by Melissa Jonas
(Melissa attended the design guidance meeting held Tuesday, February 23 at the Wellspring building on 23rd and Rainier. Approximately ten Beacon Hill residents were in attendance, and an additional five people were in the audience from the Findlay Street Christian Church congregation. Findlay Street Christian Church is the property owner and hopes to develop 18 residential units on top of a combination church/community space on the corner of Bayview and 14th.)
Introductions and clarification of process
Michele Wang introduced Board members and Holly Godard (206-615-1524), the DPD staff contact for the project. Godard explained that this was a preliminary design review only and emphasized that this is not the appropriate venue for sharing SEPA concerns—including concerns regarding parking, traffic, etc.
Bev, a congregation member, shared information about the congregation, focusing on their history, philosophy and goals. She opened with a slideshow. The church is interested in developing 18 units of affordable housing—Bev clarified this was not subsidized or low income housing. The location was chosen in large part because of proximity to light rail and the church hopes to attract professionals (teachers, nurses, etc.) who will use mass transit. The congregation also hopes to create a space the community will use. She mentioned the potential of using the sanctuary as a theater or meeting space. Bev noted that the congregation is currently meeting in Mount Baker and has about 80 regular attendees, with a goal of about 125 maximum. They are intentionally a smaller congregation, not a “big project church.” Findlay Street Church was established in 1906 and has a long history in SE Seattle. When they sold their Hillman City property, they sold the parking area below market rate for use as a P-Patch to promote green space in perpetuity. They are currently meeting in Mount Baker while they develop their new, permanent space.
When questioned further about why the congregation had chosen North Beacon Hill, the response was that the site was available, affordable, and met the needs of the church. The congregation is also attracted to the vibrancy of Beacon Hill and is interested in being part of the community.
Al Terry is another congregation member and also the architect for the project. He presented three options for the building, emphasizing the church’s goals for green construction and the financial constraints of the project. The option the congregation preferred included a building approximately 100 by 40 feet with a tower rising above the primary roof. The roof is designed as a “green” roof with a landscape garden. The tower is a combination of visual interest and a practical way to handle heating/cooling systems.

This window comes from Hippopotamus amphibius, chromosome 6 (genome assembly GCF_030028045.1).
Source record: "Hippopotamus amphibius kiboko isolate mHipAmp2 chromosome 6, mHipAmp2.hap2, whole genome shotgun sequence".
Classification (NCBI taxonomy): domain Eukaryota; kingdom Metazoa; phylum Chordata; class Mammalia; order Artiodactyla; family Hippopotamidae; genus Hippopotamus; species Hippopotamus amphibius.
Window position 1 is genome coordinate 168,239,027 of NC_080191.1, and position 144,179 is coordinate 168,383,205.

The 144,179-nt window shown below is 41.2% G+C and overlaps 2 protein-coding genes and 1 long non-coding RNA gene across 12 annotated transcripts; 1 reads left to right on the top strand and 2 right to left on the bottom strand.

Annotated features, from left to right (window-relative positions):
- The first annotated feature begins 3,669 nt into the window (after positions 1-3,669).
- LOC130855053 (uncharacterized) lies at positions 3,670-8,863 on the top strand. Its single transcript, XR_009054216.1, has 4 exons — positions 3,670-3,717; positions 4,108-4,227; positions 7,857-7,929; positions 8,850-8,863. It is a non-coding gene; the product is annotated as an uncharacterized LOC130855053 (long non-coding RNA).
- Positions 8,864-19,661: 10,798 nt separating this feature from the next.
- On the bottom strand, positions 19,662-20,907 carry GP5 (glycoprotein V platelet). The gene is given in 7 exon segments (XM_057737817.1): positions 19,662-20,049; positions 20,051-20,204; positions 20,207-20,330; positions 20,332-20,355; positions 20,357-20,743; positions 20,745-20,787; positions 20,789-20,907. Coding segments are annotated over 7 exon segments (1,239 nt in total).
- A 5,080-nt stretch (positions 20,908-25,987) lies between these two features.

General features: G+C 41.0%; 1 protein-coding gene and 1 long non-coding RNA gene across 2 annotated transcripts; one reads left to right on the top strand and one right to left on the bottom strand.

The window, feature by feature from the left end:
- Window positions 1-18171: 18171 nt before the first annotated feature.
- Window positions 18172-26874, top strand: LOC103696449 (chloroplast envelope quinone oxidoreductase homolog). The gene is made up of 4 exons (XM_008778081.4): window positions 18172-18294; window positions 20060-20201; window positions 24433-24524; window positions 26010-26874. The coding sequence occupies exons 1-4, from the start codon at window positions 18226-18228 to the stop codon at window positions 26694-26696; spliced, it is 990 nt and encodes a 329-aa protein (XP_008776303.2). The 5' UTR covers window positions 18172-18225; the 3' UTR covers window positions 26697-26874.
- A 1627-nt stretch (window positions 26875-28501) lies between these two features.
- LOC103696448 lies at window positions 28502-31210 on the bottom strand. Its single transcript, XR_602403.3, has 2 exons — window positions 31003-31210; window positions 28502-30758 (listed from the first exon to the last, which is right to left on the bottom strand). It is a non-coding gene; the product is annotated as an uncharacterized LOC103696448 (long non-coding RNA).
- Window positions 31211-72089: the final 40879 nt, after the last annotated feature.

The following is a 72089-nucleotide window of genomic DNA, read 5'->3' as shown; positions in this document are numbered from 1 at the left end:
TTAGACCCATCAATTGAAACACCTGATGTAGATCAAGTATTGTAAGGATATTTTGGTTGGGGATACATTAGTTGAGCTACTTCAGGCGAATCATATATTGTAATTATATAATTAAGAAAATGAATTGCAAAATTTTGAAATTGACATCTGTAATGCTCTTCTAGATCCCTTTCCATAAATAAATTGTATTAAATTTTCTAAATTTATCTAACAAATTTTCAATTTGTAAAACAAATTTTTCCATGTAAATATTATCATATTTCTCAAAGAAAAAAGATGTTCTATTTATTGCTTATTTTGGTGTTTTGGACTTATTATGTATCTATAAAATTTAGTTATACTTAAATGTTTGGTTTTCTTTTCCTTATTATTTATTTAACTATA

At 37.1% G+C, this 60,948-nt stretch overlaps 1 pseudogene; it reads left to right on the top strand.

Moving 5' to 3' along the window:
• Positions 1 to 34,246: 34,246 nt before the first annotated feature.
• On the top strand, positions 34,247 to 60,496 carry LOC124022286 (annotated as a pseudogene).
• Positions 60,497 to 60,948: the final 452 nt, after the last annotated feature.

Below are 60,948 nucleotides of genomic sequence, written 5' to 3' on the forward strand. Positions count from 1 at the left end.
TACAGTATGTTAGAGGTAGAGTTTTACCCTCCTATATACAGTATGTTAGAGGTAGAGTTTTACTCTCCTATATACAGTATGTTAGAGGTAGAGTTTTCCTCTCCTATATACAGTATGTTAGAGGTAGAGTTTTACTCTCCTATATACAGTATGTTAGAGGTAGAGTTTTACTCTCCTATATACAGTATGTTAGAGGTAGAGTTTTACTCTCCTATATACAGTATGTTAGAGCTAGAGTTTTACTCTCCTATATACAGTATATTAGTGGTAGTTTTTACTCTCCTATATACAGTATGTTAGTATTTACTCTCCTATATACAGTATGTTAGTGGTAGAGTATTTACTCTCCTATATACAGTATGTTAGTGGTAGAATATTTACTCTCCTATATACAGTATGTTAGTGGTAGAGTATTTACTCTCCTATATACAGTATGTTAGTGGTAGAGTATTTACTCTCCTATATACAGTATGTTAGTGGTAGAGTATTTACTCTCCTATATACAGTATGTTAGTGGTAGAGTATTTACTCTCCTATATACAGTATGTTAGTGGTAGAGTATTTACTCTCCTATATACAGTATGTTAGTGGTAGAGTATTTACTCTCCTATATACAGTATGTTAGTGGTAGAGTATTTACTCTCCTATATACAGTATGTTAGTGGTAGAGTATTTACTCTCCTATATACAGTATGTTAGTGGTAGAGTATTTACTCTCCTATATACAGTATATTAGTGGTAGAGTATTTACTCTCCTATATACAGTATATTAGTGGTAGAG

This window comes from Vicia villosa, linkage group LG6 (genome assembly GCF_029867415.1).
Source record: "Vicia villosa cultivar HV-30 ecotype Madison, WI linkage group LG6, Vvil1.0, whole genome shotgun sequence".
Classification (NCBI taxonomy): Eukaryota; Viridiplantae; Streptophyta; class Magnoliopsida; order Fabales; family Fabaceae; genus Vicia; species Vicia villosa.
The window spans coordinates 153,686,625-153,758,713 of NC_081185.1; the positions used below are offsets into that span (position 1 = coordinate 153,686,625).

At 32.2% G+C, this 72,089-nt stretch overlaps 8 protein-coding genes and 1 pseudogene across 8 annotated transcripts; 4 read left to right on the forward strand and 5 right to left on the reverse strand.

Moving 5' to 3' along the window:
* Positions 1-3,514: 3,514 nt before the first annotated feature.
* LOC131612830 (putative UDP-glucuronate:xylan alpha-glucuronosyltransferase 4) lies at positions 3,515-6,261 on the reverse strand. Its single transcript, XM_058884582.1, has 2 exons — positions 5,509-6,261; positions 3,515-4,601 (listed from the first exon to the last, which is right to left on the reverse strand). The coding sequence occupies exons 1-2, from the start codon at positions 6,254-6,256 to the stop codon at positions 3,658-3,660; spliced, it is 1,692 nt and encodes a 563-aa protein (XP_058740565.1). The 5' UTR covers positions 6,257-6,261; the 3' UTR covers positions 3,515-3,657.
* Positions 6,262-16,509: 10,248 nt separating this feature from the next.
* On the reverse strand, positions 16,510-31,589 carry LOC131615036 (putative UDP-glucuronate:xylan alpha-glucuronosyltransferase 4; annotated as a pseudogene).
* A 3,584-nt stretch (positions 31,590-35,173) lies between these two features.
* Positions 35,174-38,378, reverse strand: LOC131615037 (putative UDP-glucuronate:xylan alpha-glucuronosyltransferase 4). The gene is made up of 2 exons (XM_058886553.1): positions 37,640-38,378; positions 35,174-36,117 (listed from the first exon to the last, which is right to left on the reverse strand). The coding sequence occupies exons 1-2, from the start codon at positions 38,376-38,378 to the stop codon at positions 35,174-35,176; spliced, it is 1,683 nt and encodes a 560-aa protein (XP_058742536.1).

One proposal included six parking spaces, which would increase the cost of the project by an estimated $250,000. Because of the increased expense and the way parking would adversely affect the configuration of other spaces, the congregation prefers the design option without parking.
The 18 units of housing are intended to be a combination of 350 square-foot studio apartments and 500 square-foot 1BR units. The design includes lots of windows and orients the residential units around a courtyard to provide as much daylighting as possible for residents. A long-term goal is to install solar panels, and the current design proposal is oriented towards leaving that option available.
During the question and answer session, Al explained that they are focused on small, dense units primarily to help pay for the building. In response to another question, he said that the congregation is interested in offering family-size 2 or 3BR units, but did not elaborate on whether this would be possible within their financial constraints.
Al and Bev both emphasized the importance of having “eyes on the street” and noted design features intended to enhance visibility and promote safety for building residents and the greater community. The congregation appears well aware of what one BH resident described as a “sea of drunkenness” in the area. I had the opportunity to speak to several congregation members in the lobby after the meeting—including a current South Precinct Community Service Officer and a former Seattle Police Department member. They are aware of the crime and safety concerns around “the Jungle” and believe the church will improve the safety of the neighborhood.
Some other questions included concerns about the design being too austere (“a little flat box”) and mention of the Beacon Hill Design Guidelines suggesting a corner entrance. Al explained the exterior materials would be textured 8 by 16 foot tiles made from sandstone and featuring fossils for visual interest. These tiles would be combined with fiber cement panels. Regarding the entrance being centered instead of on the corner of the building, Al explained that the slope was almost 10% and would present difficulty to building residents and other users with impaired mobility.
After the public comment period, the Board deliberated and announced that they support the option preferred moving forward to apply for a Master Building permit. There will be many opportunities to review and comment on the design.
Al Terry and other congregation members will be attending the North Beacon Hill Community Council meeting next Thursday, March 4. If you have questions or would like to get to know our future neighbors, come to the meeting!
Great thanks to Melissa for attending and sending in a write-up of the meeting! — Ed.
(Editor’s note: This article has been changed since it was originally posted. Along with some minor copy-editing, the NBHC meeting date has been corrected to Thursday, March 4.)